the second stage was based on the semi-empirical PM3 method. It should be noted that the main distinction of this method from the others is their different parameterisations. In our case, PM3 method was parameterised to the best match of calculated and experimental molecule formation heats;

  3. (3)

    the third stage was based on the Monte-Carlo method.


To calculate the association constant of the “silicene-intercalate” complex formed, the modified Benes-Hilderbrand method [15] that accounts the data on maximum silicene absorption values at various intercalate concentrations in the UV-spectra was employed.

Results and Discussion

It was found that at 273 K, Co atoms, when placed between two silicene planes, form a stable quasi-hexagonal lattice with the following lattice parameters 0.635 nm (Fig. 1). At 625 K, however, the hexagonal Co lattice (or the α-structure) is transformed into β-structure—Co atoms forming a cubic lattice with the lattice parameter of 0.244 nm. The silicene planes do not move relatively each other, and the order of the silicon atoms between the planes remains the same–AB… (akin to the single-crystal silicene). However, when heated above 770 K, the distance between the silicene planes grows to 0.645 nm (AB configuration).
Fig. 1

Calculated optimal geometric model of the Co-silicene system: (a, b) orthogonal projections and (c) side view

At 273 K, Fe atoms placed between the two silicene planes form a stable cubic lattice with the lattice parameter of 0.281 nm. The silicene planes do not move relatively each other and the order of the silicon atoms between the planes remains the same–AB configuration. The Fe-silicene system turned out to be sufficiently heat resistant in a wide temperature range (up to 770 K) compared to the Co-silicene system (up to only 625 K). Deformational oscillations of the silicene lattice did not exceed 0.014 nm, and those of the Co and Fe lattices, 0.020 and 0.021 nm respectively, suitable for configurational and conformational stability of the system.

Apparently, the Co cubic lattice is more sensitive to the temperature changes compared to the Fe lattice. Energy dependence of the Fe- and Co-silicene systems versus temperature is shown in Fig. 2.
Fig. 2

Energy dependence of the Fe-silicene (1) and Co-silicene (2) systems versus temperature

One can see that in the range of 273–625 K, the energy of Co-silicene system (Fig. 2, curve 2) gradually decreases, but just above 625 K, it increases sharply. This behaviour is consistent with the transformation of the α-structure into the β-structure due to the abrupt energy absorption by the system. Further temperature increase causes only gradual disintegration of the cubic Co lattice.

At the same time, the energy of Fe-silicene system (Fig. 2, curve 1) slightly decreases when heated from 273 to ~625 K, and then, with further temperature increase, it reaches a plateau indicating its high resistance to temperature up to ~770 K. When being heated from 273 to 625 K for Co and 273 to 575 K for Fe, the metal lattice becomes somewhat deformed, opposite (relative to the symmetry centre) sites move apart. This transformation is approximately equivalent to the shift of one plane (two atoms) along the main axis of the fourth order by 0.006 nm for Co and by 0.005 nm for Fe.

Increasing the temperature further by ~50–75 K, one can observe greater configurational changes of the Co-silicene system, which correspond to allotrope transitions in Co lattice. At ~625–725 K, a gradual disintegration of the Co lattice is observed. Yet, as the lattice structure breaks down, the interplane distance between the silicene layers remains the same (within the proper range of lattice oscillations). The behaviour of the Fe-silicene system shows certain distinct features.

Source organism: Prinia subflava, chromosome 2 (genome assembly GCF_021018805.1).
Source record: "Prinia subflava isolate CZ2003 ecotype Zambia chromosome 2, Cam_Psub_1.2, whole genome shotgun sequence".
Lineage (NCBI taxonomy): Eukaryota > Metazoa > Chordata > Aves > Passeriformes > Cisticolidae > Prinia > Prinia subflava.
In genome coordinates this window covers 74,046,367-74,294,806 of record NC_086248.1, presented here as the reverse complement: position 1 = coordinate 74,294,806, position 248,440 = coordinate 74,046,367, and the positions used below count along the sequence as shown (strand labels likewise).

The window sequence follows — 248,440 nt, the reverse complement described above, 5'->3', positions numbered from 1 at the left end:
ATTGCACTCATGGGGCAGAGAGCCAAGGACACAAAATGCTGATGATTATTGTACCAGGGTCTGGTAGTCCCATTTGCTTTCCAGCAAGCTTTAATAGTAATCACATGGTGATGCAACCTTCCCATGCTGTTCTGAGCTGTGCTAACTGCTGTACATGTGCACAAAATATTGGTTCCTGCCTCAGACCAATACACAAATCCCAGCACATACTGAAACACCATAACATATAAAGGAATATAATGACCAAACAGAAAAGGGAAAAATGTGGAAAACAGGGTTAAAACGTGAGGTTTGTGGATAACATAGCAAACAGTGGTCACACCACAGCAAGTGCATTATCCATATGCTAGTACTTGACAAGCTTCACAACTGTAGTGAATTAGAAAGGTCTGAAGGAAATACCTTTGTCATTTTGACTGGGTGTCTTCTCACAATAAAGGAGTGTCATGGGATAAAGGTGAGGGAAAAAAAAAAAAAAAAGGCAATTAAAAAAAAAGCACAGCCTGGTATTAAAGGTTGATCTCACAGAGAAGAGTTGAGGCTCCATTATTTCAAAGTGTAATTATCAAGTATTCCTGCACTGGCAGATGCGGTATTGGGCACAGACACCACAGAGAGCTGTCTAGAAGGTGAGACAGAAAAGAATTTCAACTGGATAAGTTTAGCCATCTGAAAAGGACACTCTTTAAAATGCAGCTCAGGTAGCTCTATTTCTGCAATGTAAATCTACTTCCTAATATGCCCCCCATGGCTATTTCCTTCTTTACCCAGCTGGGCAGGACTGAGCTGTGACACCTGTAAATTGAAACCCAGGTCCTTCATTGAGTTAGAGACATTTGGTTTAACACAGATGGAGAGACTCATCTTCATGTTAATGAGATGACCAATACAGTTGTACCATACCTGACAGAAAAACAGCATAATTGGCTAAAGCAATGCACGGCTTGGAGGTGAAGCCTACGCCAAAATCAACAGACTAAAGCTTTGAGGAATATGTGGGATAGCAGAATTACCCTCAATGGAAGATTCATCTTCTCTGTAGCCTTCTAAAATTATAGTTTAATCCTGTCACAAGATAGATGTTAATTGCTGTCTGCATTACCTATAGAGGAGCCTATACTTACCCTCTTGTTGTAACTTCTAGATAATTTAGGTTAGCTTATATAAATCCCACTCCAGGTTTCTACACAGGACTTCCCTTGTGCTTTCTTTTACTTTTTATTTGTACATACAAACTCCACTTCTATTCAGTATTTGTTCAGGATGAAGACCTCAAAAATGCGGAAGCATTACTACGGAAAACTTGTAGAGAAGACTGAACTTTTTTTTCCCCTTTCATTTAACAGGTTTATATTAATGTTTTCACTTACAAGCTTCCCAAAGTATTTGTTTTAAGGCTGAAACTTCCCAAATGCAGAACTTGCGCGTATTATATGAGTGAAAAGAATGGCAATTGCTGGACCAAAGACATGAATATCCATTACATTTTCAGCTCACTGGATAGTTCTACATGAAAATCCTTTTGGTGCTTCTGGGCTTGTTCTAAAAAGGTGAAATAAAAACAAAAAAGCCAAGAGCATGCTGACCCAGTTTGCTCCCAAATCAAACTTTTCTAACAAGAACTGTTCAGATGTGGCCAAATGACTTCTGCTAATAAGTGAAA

Finally, theoretical calculations of UV-absorption spectra of the Fe- and Co-silicene systems depending on the intercalate concentration (Fe and Co) in terms of the modified Benes-Hilderbrand method show that the association constant is 6.745 l · mol-1 for Fe-silicene system and 3.26 l · mol-1 for Co-silicene system (Fig. 3).
Fig. 3

Dependence of silicene absorption with intercalate added in Benes-Hilderbrand coordinates: Fe-silicene system (1) and Co-silicene system (2)


Calculations elucidating arrangement of Co and Fe atoms between two silicene planes have been made. In particular, we demonstrated that at 273 K, Co atoms form a hexagonal lattice, heat resistance up to 625 K. Above this temperature interval, the lattice transforms into a cubic one due to allotropic changes. In the Fe-silicene system, Fe atoms form a cubic lattice, thermally resistant up to 770 K.

Above 725 K for the Co-silicene system and above 770 K for the Fe-silicene system, there is a gradual breakdown of the metal lattices consistent with the order-disorder phase transition. This, in all likelihood, may produce significant changes in the physical and chemical properties of both the intercalated metal and the system as a whole. Concurrently, the distance between the silicene planes was practically unchanged for both Co- and Fe-intercalated systems.

Differences in the behaviour of Co- and Fe-silicene systems stem from the decrease of the atomic radius in the Fe–Co row of the periodic table, which is caused by d-compression, i.e., by the increasing attraction of the ns-electrons to the nucleus with the increasing charge of the latter. This, in turn, yields a decrease in chemical activity of the metals in the Fe–Co row.

Silicene planes can be considered as inorganic ligands for sandwich structures (similar to ferrocenes). d-compression of the electron shells of Co, as compared to Fe, is responsible for the difference in properties of those metals, in particular, the decreasing affinity of Co to aromatic and quasi-aromatic structures (such as silicene). Thus, Co interaction with silicon is weaker than that of Fe. As a result, while intercalated with Co and Fe, the order of silicon atoms between the silicene planes remains the same, i.e., AB configuration.





Carbon nanotube


Density functional theory


Nonequilibrium Green’s function


Silicon nanoribbons


Ultraviolet-visible spectrum


Molecular mechanics method


Parameterised model number 3—semi-empirical method


Authors’ Contributions

All authors read and approved the final manuscript.

Competing Interests

The authors declare that they have no competing interests.

Open AccessThis article is distributed under the terms of the Creative Commons Attribution 4.0 International License (, which permits unrestricted use, distribution, and reproduction in any medium, provided you give appropriate credit to the original author(s) and the source, provide a link to the Creative Commons license, and indicate if changes were made.

Authors’ Affiliations

Taras Shevchenko National University of Kyiv
Vernadsky National Library of Ukraine